Regardless of the ethics of this approach, it comes with risks, especially if your RV shows signs of being 10 or more years old. You may arrive at check-in, and the RV park could ask to see your paperwork. You may find yourself scrambling to find a place to stay that night and, depending on the RV park’s policies, potentially losing any deposits or reservation fees. 

Ask for Exceptions

It never hurts to ask. An RV park may be flexible on this rule if you shoot straight with them and approach the situation with a level-headed attitude. Your chances will improve if you’re only planning on a short stay. You never know until you ask and the worst they can say is no.

Send Pics of Your Well-Maintained Rig

If you’ve taken good care of your RV, it may not show its age quite as much. You may be able to sneak by the 10 year rule by providing pictures of your beautiful old rig. RV park owners don’t want to see faded or peeling decals, dents in siding, or delamination.

It’s important to remember that RV parks aren’t concerned as much about the inside of your RV. While your RV’s interior may get a lot of likes on Instagram, RV park owners are more concerned about the exterior. Ensure the body of your RV is also in great shape and looks appealing, especially if you plan to use RV parks while RVing.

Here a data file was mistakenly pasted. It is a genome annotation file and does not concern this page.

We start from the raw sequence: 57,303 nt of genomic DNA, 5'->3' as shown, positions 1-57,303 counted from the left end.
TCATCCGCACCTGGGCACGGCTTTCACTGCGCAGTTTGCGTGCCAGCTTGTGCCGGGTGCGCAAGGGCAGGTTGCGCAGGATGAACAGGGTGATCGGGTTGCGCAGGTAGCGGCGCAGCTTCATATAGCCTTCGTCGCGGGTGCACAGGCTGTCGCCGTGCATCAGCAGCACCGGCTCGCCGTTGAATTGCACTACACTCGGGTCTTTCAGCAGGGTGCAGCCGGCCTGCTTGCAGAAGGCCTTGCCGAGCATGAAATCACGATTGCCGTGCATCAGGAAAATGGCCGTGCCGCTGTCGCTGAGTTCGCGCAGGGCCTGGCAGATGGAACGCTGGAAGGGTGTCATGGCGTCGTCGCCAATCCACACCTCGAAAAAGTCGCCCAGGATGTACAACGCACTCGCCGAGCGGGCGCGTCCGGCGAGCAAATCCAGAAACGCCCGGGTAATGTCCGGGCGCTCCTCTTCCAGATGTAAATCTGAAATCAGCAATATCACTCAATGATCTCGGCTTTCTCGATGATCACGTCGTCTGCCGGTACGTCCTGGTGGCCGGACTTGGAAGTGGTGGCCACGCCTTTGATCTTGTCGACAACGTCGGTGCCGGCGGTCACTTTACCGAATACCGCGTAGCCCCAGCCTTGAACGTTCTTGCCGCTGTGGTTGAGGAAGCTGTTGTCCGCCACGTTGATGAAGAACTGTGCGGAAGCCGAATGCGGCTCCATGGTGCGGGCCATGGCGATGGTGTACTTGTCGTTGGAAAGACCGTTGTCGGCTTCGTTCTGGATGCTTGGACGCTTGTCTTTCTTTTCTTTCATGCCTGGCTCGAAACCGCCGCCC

Have a Restored Vintage Camper? Try This

When you’re RVing in a restored vintage camper, it reminds everyone camping around you of simpler times. You harken back to the days when RVing was less about auto-leveling systems, Wi-Fi, and multiple slides. If you’ve restored a vintage camper, many RV parks will turn a blind eye to the 10 year rule.

There’s something special about seeing a restored vintage camper sitting in the campsite next to you. If you’re planning to RV in a restored vintage camper, make sure the finished product is polished and pleasing to the eye. A sloppy restoration could get you and your RV rejected.

Woman posing in front of her restored vintage camping van.

Is It Even Worth Staying in a Discriminatory RV Park? 

Some RVers will fight the 10 year rule and try to sneak their way past the rule. However, if an RV park is denying you a stay based on the age of your RV, do you want to stay there anyway? There are plenty of campgrounds available that are happy to take your money and let you stay.

If you do get rejected from an RV park, remember that many state and local parks don’t have this same policy. Check a campground’s policies before making any reservations, especially if the campground is notorious for denying older RVs. Have you ever been turned away as a result of the 10 year old rule?

If You Want the Latest Travel News, Join Our Mailing List

Don’t rely on biased RV industry news sources to keep you informed. Stick with Nomadic News. We publish articles and breaking stories that matter to you every weekday.

Leave a Reply

Your email address will not be published. Required fields are marked *

Previous Article

Can RV Park Owners Deny Your Reservation?

Next Article

Don’t Visit the Smoky Mountains (if You Like Solitude)

Related Posts